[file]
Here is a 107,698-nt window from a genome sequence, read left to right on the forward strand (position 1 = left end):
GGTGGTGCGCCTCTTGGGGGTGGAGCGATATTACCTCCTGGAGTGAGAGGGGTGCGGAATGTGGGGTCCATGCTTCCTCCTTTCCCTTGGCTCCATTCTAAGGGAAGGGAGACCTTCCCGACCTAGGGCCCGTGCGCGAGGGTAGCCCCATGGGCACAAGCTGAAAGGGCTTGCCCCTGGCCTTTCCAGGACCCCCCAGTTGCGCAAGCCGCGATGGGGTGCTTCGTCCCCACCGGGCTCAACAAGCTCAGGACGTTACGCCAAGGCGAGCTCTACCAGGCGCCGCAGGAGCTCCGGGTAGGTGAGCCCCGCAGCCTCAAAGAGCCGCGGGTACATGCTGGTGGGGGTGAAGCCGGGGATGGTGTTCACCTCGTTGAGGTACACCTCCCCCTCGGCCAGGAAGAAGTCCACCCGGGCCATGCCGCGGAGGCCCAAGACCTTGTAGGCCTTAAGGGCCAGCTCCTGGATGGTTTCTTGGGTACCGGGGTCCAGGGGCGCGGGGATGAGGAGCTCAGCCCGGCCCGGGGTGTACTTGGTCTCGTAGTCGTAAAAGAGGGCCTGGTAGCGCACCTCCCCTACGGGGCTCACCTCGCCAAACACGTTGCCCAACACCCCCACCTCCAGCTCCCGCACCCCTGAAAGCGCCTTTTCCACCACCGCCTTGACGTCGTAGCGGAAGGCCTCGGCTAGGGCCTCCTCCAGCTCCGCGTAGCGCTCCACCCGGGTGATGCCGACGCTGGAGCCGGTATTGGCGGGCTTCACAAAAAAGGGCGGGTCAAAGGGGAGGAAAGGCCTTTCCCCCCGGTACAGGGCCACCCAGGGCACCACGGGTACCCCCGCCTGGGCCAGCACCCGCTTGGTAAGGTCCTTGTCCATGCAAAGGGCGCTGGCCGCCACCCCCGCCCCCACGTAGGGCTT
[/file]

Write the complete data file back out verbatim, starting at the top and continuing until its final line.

Here is a 107,698-nt window from a genome sequence, read left to right on the forward strand (position 1 = left end):
GGTGGTGCGCCTCTTGGGGGTGGAGCGATATTACCTCCTGGAGTGAGAGGGGTGCGGAATGTGGGGTCCATGCTTCCTCCTTTCCCTTGGCTCCATTCTAAGGGAAGGGAGACCTTCCCGACCTAGGGCCCGTGCGCGAGGGTAGCCCCATGGGCACAAGCTGAAAGGGCTTGCCCCTGGCCTTTCCAGGACCCCCCAGTTGCGCAAGCCGCGATGGGGTGCTTCGTCCCCACCGGGCTCAACAAGCTCAGGACGTTACGCCAAGGCGAGCTCTACCAGGCGCCGCAGGAGCTCCGGGTAGGTGAGCCCCGCAGCCTCAAAGAGCCGCGGGTACATGCTGGTGGGGGTGAAGCCGGGGATGGTGTTCACCTCGTTGAGGTACACCTCCCCCTCGGCCAGGAAGAAGTCCACCCGGGCCATGCCGCGGAGGCCCAAGACCTTGTAGGCCTTAAGGGCCAGCTCCTGGATGGTTTCTTGGGTACCGGGGTCCAGGGGCGCGGGGATGAGGAGCTCAGCCCGGCCCGGGGTGTACTTGGTCTCGTAGTCGTAAAAGAGGGCCTGGTAGCGCACCTCCCCTACGGGGCTCACCTCGCCAAACACGTTGCCCAACACCCCCACCTCCAGCTCCCGCACCCCTGAAAGCGCCTTTTCCACCACCGCCTTGACGTCGTAGCGGAAGGCCTCGGCTAGGGCCTCCTCCAGCTCCGCGTAGCGCTCCACCCGGGTGATGCCGACGCTGGAGCCGGTATTGGCGGGCTTCACAAAAAAGGGCGGGTCAAAGGGGAGGAAAGGCCTTTCCCCCCGGTACAGGGCCACCCAGGGCACCACGGGTACCCCCGCCTGGGCCAGCACCCGCTTGGTAAGGTCCTTGTCCATGCAAAGGGCGCTGGCCGCCACCCCCGCCCCCACGTAGGGCTT